Wednesday, October 29, 2008

The older siblings aren't so sure...

Hard to Get, Part 2

In regard to a previous post on Christian music and where all the good music went, I have been pondering what music I listened to in the 1990s.  Clearly, the most listened to musician for me in the 90s was Rich Mullins.  In a sad turn of providence he was killed in a freak car accident on September 19, 1997.

Fortunately, before he died he recorded a demo cassette tape of songs he wrote for an upcoming album.  He recorded the tape with just himself, a piano, a guitar, and a cassette recorder in an old church building on an indian reservation.

In 1998, the two disk album was released, titled The Jesus Record.  Disk one was Rich's actual demo tape, and disk two was a monstrosity of covers by Amy Grant, Michael W. Smith, et al.  They really shouldn't have.

Regardless, Rich's song Hard to Get is clearly one of his best songs ever.  The church recording is haunting in its simplicity and touches the soul at a deeper level than anything that would have been produced by a record company.

Wednesday, October 22, 2008

Hard to Get

you who live in heaven
hear the prayers of those of us who live on earth
who are afraid of being left by those we love
and who get hardened by the hurt
do you remember when you lived down here
where we all scrape to find the faith to ask for daily bread
did you forget about us after you had flown away
well I have memorized every word you said
still I'm so scared I'm holding my breath
while you're up there just playing hard to get

you who live in radiance
hear the prayers of those of us who live in skin
we have a love that's not as patient as yours was
still we do love now and then
did you ever know loneliness
did you ever know need
do you remember just how long a night can get
when you are barely holding on and your friends fall asleep
and don't see the blood that's running in your sweat
will those who mourn be left uncomforted
while you're up there just playing hard to get

and I know you bore our sorrows
and I know you feel our pain
and I know that it would not hurt any less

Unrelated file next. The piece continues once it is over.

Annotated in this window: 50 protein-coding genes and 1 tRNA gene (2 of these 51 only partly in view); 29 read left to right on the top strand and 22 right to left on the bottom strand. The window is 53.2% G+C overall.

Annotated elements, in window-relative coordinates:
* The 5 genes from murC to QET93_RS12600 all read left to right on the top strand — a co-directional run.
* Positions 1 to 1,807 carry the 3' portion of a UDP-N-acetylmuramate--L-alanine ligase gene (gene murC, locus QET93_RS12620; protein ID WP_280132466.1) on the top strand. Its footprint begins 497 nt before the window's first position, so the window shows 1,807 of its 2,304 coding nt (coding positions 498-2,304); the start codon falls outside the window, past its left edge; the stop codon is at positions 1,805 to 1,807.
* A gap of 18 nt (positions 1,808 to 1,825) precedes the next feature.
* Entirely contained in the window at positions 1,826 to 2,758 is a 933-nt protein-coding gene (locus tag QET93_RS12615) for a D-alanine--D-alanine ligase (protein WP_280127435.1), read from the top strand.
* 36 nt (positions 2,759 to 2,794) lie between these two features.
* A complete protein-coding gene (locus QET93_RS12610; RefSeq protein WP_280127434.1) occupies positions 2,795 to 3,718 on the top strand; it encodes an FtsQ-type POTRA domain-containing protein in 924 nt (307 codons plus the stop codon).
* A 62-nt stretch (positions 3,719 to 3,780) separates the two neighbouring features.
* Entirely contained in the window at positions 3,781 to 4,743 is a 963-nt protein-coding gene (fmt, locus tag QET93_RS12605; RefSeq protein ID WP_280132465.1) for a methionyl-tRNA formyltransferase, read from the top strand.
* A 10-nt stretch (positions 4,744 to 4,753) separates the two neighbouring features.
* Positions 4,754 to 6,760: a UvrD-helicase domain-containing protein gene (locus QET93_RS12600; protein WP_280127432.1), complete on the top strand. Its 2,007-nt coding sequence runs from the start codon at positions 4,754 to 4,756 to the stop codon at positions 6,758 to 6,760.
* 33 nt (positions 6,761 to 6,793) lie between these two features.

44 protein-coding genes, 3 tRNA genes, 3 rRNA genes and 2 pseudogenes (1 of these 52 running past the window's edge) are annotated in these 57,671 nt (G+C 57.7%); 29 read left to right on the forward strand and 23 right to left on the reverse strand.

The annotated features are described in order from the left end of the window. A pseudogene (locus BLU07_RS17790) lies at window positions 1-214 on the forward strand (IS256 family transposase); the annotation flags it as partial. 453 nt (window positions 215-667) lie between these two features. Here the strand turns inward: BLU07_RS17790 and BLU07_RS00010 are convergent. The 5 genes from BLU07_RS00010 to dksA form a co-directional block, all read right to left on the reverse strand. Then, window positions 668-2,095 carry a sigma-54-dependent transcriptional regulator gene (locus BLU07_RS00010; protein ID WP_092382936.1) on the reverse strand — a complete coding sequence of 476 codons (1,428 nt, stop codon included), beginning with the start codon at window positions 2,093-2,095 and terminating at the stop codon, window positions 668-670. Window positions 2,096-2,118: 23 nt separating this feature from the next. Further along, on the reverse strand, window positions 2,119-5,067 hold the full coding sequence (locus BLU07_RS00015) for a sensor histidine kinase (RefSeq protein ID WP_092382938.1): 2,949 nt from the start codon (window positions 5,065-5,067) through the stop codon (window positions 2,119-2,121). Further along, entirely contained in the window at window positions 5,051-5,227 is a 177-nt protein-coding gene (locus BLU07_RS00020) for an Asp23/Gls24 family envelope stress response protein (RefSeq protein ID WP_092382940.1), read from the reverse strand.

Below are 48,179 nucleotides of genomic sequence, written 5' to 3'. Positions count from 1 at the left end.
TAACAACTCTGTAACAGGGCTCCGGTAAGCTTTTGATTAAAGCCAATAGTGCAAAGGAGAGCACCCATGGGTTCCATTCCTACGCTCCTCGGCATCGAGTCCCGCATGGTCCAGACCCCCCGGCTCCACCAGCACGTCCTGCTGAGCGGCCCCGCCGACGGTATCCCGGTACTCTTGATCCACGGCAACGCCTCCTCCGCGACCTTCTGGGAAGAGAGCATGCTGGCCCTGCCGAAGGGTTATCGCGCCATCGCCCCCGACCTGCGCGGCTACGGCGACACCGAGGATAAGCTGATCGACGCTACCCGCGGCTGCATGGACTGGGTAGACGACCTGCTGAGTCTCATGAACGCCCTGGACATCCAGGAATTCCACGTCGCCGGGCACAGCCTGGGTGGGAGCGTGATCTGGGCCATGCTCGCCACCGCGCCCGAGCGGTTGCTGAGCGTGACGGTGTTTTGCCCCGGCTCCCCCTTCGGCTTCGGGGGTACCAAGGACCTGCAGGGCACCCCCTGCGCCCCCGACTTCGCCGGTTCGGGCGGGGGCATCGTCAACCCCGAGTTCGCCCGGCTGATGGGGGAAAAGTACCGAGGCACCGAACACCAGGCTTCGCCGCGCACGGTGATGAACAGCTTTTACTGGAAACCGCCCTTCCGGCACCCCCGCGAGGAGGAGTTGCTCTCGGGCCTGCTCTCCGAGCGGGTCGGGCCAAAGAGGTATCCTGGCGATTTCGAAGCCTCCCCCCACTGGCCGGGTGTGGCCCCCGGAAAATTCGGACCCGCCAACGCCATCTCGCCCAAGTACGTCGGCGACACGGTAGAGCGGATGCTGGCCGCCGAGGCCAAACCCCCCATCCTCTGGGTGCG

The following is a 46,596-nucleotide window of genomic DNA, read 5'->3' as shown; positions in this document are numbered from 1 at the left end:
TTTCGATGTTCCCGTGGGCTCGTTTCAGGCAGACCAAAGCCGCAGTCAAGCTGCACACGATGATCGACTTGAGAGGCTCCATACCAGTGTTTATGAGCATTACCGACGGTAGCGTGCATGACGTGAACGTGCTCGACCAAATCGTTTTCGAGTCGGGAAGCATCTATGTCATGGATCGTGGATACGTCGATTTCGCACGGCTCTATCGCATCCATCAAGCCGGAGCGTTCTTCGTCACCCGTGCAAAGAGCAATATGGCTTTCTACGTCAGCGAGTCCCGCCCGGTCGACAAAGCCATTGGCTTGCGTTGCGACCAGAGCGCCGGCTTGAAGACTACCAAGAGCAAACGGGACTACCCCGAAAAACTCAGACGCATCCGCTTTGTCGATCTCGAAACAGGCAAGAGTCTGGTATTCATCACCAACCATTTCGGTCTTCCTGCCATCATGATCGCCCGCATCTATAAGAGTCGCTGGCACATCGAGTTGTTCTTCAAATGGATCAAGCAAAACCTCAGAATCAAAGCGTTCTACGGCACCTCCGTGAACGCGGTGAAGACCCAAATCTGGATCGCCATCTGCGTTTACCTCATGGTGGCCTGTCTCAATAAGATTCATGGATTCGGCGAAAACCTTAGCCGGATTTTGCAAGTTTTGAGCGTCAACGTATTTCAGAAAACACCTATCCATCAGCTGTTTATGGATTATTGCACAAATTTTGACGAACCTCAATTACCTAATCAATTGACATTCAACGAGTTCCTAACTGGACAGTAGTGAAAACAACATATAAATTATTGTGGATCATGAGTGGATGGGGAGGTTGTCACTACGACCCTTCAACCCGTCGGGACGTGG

even if it could be explained
and I know that I am only lashing out
at the one who loves me most
and after I have figured this
somehow what I really need to know is

if you who live in eternity
hear the prayers of those of us who live in time
who can't see what's ahead
and we cannot get free from what we've left behind
I'm reeling from these voices that keep screaming in my ears
all these words of shame and doubt, blame and regret
I can't see how your leading me, unless you've led me here
to where I am lost enough to let myself be led
and so, you've been here all along I guess
it's just your ways and you are just plain hard to get

Rich Mullins, The Jesus Demos, 1998.

Saturday, October 18, 2008

Cry Out to the Lord: A Meditation on Psalm 107

One of the most comforting words that God has spoken into my life the last two months has been this psalm. It begins with a rejoicing cry, “Oh give thanks to the LORD, for he is good, for his steadfast love endures forever!” The very next line is a cry to all those who trust in God, the redeemed, to echo this truth, “Let the redeemed of the LORD say so!” But the next clause brings a hint of what this psalm is about, “whom he has redeemed from trouble.” In this psalm it is obvious that redemption is not related to redeeming coupons or paying off a promissory note. Instead it is clear that redemption here means being saved from something. And that something is defined as trouble. Therefore, there is something that these redeemed ones should be thankful about. The Psalmist is strongly encouraging them to be thankful to the LORD for redeeming them from a sorry situation.

Now the Psalmist probably had specific groups in mind, but in speaking to those groups he does something that is very helpful to us. He gives us four distinct examples of the type of redeemed people who can say, “Oh give thanks to the LORD, for he is good, for his steadfast love endures forever!” And more than that, he tells us exactly how those people were redeemed in the first place.

First, Ps 107:4-9 describes those who were exiled and wandering in the wilderness. Many of us, who have wandered and felt alone both in a physical and spiritual sense, can relate to this group of people. Notice Ps 107:6, “Then they cried to the LORD in their trouble and he delivered them from their distress.” They did not work for their deliverance. They did not read their Bible more or get up earlier or work later or serve more or tithe more. They cried out to the LORD and he delivered them.

Psalm 107:10-16 describes another group of people. While in the first group nothing was said about how they ended up wandering and looking for a city, this second group is in much deeper trouble because of their own actions. “Some sat in darkness and in the shadow of death, prisoners in affliction and in irons, for they had rebelled against the words of God, and spurned the counsel of the Most High” (Ps 107:10-11). Their own rebellion got them into serious trouble. They rebelled against the words of God. That is serious. They also spurned the counsel of the Most High. That, too, is serious. What would you expect to happen to these people? Look at Ps 107:13, “Then they cried to the LORD in their trouble, and he delivered them from their distress.” What did they do in order to be redeemed? They didn’t do anything, instead they cried out. What kind of God is this who redeems rebels when they cry out to him?